12. 42.
    P. Zidek (2002) “Vývoz zbrani z Československa do zemí třetího světa v letech 1948–1962” [Export of arms from Czechoslovakia to third world countries in the years 1948–1962] Historie a vojenství 3, pp. 560–1.Google Scholar
  13. 45.
    Guttery, Encyclopedia of African Airlines, pp. 78–9 and W. Attwood (1967) The Reds and the Blacks: A Personal Adventure (New York: Harper & Row), p. 123.Google Scholar
  14. 56.
    G. Ginsburgs and R. M. Slusser (1981) A Calendar of Soviet Treaties 1958–1973 (Boston, MA: Brill), p. 137 and S. Mazov (2010) A Distant Front in the Cold War: The USSR in West Africa and the Congo, 1956–1964 (Washington, DC and Stanford, CA: Woodrow Wilson Center Press and Stanford University Press), p. 220.Google Scholar
  15. 75.
    S. Mazov (2007) “Soviet Aid to the Gizenga Government in the Former Belgian Congo (1960–61) as Reflected in Russian Archives,” Cold War History 7 (3), pp. 425–37.CrossRefGoogle Scholar
  16. 83.
    Memorandum from Special Assistant to the Under Secretary of State for Political Affairs Achilles to Undersecretary of State for Political Affairs George C. McGhee, May 10, 1962. Foreign Relations of the United States, 1961–1963, Volume XXI, Africa (1996) (Washington, DC: US Department of State), pp. 315–18.Google Scholar
  17. 100.
    For a good account of the events of the Cuban missile crisis, see A. Fursenko and T. Naftali (1997) One Hell of a Gamble: Khrushchev, Castro, and Kennedy, 1958–1964 (New York: W.W. Norton).Google Scholar
  18. 112.
    R. Legvold (1970) Soviet Policy in West Africa (Cambridge, MA: Harvard University Press), p. 157. Also see W. Attwood, The Reds and the Blacks, p. 104.CrossRefGoogle Scholar
  19. 113.
    Attwood, Reds and the Blacks, p. 109. For a discussion of Sékou Touré’s visit to the Kennedy White House see P. E. Muehlenbeck (2012) Betting on the Africans: John F. Kennedy’s Courting of African Nationalist Leaders (New York: Oxford University Press), pp. 67–9.CrossRefGoogle Scholar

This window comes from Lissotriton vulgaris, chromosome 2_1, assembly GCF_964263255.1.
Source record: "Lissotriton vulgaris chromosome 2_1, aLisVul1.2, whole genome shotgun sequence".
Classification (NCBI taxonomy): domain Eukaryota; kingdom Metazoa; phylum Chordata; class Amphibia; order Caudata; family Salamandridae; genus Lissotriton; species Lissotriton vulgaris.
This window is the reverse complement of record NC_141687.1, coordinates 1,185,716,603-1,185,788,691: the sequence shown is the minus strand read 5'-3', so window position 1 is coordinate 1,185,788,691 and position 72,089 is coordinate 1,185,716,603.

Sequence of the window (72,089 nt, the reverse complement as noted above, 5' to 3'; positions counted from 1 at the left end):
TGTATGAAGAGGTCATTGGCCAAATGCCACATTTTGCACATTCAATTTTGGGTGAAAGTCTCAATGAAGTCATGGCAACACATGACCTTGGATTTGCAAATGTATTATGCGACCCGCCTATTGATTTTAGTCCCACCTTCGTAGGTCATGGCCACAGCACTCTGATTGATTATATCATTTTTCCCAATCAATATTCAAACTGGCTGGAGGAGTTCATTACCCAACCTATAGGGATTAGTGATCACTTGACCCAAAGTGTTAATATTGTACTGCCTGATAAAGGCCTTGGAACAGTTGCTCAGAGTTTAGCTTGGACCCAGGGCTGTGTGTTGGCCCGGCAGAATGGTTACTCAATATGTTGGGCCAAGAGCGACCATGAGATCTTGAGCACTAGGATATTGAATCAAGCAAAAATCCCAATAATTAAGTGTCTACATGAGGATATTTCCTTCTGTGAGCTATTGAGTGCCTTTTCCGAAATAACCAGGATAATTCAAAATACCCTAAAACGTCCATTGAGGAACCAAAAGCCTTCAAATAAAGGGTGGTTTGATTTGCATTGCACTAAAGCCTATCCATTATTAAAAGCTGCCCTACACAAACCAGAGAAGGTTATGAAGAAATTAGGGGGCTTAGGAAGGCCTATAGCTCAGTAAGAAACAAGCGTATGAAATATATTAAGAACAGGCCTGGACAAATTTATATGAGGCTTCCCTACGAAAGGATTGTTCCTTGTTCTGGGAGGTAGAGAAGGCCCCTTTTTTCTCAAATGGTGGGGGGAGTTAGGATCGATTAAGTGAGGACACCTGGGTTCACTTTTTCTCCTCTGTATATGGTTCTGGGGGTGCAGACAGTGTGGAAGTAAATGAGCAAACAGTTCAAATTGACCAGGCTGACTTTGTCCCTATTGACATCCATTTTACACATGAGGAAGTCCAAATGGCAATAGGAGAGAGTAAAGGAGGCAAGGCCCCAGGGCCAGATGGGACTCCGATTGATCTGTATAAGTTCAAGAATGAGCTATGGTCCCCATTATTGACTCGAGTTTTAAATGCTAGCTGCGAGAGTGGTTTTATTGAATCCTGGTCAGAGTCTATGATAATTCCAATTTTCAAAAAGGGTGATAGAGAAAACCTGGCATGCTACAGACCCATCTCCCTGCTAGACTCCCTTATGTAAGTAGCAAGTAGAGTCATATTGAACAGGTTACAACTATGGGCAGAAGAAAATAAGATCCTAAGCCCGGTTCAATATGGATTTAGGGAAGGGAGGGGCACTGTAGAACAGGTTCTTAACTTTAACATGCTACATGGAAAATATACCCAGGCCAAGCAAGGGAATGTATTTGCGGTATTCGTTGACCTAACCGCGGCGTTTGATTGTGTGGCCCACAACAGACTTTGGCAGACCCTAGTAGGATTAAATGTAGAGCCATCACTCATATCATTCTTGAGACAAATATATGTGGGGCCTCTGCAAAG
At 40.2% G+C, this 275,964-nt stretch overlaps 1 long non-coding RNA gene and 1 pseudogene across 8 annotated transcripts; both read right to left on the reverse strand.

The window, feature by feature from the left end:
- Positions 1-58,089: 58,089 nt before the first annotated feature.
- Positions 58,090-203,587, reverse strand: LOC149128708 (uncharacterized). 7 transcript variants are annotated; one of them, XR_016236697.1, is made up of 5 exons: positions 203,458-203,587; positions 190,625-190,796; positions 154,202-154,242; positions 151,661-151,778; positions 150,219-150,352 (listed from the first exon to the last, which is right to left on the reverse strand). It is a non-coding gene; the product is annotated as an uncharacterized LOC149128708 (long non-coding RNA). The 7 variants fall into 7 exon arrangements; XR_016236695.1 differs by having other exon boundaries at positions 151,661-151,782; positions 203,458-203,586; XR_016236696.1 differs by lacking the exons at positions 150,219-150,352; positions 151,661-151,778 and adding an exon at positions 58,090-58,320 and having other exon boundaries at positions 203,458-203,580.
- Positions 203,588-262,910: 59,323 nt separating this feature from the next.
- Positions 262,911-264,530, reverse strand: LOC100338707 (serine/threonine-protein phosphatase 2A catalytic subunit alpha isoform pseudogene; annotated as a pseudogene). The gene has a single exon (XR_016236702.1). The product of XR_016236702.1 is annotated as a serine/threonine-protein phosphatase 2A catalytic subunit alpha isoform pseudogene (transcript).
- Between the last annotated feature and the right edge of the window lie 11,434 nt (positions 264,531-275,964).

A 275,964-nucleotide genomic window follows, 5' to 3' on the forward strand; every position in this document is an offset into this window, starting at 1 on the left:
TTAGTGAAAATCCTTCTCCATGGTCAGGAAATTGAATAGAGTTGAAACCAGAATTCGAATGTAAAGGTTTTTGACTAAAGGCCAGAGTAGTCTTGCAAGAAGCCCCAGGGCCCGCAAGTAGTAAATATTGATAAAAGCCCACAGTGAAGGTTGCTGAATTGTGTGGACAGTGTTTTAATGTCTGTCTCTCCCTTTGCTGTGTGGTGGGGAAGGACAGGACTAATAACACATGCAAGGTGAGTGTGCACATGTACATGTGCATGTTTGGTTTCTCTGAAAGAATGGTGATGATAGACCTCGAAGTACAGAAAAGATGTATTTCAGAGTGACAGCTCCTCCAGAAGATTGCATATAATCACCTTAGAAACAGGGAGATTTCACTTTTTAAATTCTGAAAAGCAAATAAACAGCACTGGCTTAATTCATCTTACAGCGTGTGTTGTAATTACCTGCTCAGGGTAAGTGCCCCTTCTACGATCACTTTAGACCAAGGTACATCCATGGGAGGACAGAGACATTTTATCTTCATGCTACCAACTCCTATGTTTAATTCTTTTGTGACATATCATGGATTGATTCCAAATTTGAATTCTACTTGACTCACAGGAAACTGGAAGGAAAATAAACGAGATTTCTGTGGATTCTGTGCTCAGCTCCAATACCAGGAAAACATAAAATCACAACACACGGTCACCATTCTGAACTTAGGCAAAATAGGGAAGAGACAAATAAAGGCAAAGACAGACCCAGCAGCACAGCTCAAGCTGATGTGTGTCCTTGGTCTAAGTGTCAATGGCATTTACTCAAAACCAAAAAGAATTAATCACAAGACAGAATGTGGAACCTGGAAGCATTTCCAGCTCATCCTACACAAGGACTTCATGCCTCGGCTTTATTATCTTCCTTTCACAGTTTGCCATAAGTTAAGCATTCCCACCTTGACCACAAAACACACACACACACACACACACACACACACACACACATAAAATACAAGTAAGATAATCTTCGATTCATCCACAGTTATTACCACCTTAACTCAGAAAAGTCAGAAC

20. 117.
    Nkrumah quoted by Mahoney in an interview with David Rooney. See D. Rooney (1988) Kwame Nkrumah: The Political Kingdom in the Third World (New York: St. Martin’s), p. 243.Google Scholar
  21. 120.
    R. D. Mahoney (1983) JFK: Ordeal in Africa (New York: Oxford University Press), pp. 181, 245.Google Scholar
  22. 123.
    P. M. Kaiser (1992) Journeying Far and Wide: A Political and Diplomatic Memoir (New York: Charles Scribner’s Sons). Also see telegram from Ambassador Philip Kaiser (Dakar) to Secretary of State Dean Rusk, October 27, 1962. Records of the Foreign Service Posts of the Department of State, Morocco, US Embassy, Rabat, Classified General Records, 1956–63, Box No. 13, Folder “US-Cuba, 1962–1964,” Record Group 84; Kaiser, Frontline Diplomacy; and Stephen Low, oral history interview, December 5, 1997, Frontline Diplomacy.Google Scholar

Copyright information

© Philip Muehlenbeck 2016

Authors and Affiliations

  • Philip Muehlenbeck

There are no affiliations available

Personalised recommendations